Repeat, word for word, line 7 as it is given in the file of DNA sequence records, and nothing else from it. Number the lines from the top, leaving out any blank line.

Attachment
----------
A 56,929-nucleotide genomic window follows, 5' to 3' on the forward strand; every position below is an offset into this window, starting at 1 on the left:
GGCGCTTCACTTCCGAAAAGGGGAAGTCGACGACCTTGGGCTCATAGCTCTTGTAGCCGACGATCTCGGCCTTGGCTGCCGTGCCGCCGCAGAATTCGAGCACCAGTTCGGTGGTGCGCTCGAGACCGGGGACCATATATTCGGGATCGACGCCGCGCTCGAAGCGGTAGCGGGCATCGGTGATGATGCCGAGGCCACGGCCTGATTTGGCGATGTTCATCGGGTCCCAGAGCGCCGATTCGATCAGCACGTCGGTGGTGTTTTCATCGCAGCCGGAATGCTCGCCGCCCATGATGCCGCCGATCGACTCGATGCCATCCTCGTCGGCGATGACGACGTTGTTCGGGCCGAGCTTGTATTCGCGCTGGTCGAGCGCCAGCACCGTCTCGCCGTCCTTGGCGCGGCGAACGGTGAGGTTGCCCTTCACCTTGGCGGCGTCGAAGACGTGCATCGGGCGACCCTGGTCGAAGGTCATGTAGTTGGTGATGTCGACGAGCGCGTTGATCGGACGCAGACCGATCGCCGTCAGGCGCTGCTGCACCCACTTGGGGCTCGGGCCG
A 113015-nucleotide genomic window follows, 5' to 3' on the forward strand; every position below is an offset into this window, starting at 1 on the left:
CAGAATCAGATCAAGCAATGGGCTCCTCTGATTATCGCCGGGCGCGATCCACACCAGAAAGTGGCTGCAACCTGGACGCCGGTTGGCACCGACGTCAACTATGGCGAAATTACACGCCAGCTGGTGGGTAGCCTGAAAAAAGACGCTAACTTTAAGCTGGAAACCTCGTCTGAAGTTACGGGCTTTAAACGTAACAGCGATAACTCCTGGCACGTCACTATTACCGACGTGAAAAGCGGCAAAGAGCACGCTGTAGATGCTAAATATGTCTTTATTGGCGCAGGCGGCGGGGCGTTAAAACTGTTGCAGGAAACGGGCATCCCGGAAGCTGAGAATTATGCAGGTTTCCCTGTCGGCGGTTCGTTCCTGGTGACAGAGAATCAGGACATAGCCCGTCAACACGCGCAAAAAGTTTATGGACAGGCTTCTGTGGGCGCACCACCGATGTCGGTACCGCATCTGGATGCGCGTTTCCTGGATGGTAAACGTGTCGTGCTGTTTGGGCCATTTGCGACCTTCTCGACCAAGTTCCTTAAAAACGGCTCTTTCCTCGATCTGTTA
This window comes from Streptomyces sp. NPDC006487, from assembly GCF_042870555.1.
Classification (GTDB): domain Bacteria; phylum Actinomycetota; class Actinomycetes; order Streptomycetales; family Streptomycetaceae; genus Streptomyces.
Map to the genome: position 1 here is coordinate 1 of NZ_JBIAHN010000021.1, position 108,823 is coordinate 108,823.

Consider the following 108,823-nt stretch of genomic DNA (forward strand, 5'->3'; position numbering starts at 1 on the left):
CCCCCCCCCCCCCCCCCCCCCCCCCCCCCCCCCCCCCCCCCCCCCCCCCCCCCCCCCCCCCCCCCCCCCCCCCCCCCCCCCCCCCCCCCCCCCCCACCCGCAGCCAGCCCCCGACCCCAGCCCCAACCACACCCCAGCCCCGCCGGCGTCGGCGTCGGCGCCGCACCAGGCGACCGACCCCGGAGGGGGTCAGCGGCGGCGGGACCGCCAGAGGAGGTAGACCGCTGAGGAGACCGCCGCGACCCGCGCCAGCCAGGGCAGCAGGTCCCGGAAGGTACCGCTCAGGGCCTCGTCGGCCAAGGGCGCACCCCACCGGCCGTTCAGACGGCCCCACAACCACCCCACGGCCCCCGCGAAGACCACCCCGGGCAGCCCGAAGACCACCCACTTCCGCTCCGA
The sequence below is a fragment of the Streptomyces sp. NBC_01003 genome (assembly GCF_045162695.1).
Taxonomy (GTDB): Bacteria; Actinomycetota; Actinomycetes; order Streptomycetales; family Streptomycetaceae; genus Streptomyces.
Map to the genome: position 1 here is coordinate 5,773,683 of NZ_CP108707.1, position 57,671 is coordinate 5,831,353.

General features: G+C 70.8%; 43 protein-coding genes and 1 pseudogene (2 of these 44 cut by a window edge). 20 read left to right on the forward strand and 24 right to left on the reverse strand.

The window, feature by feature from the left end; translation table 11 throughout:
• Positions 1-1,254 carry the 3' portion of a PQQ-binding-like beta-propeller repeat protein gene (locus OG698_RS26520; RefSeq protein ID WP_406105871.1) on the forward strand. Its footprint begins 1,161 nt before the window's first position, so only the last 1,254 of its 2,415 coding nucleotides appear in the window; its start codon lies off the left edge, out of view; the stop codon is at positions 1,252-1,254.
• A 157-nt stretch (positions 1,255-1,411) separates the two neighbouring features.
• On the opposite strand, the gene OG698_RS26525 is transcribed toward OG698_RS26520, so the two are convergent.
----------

Map to the genome: position 1 here is coordinate 1 of NZ_JBIAHN010000021.1, position 108,823 is coordinate 108,823.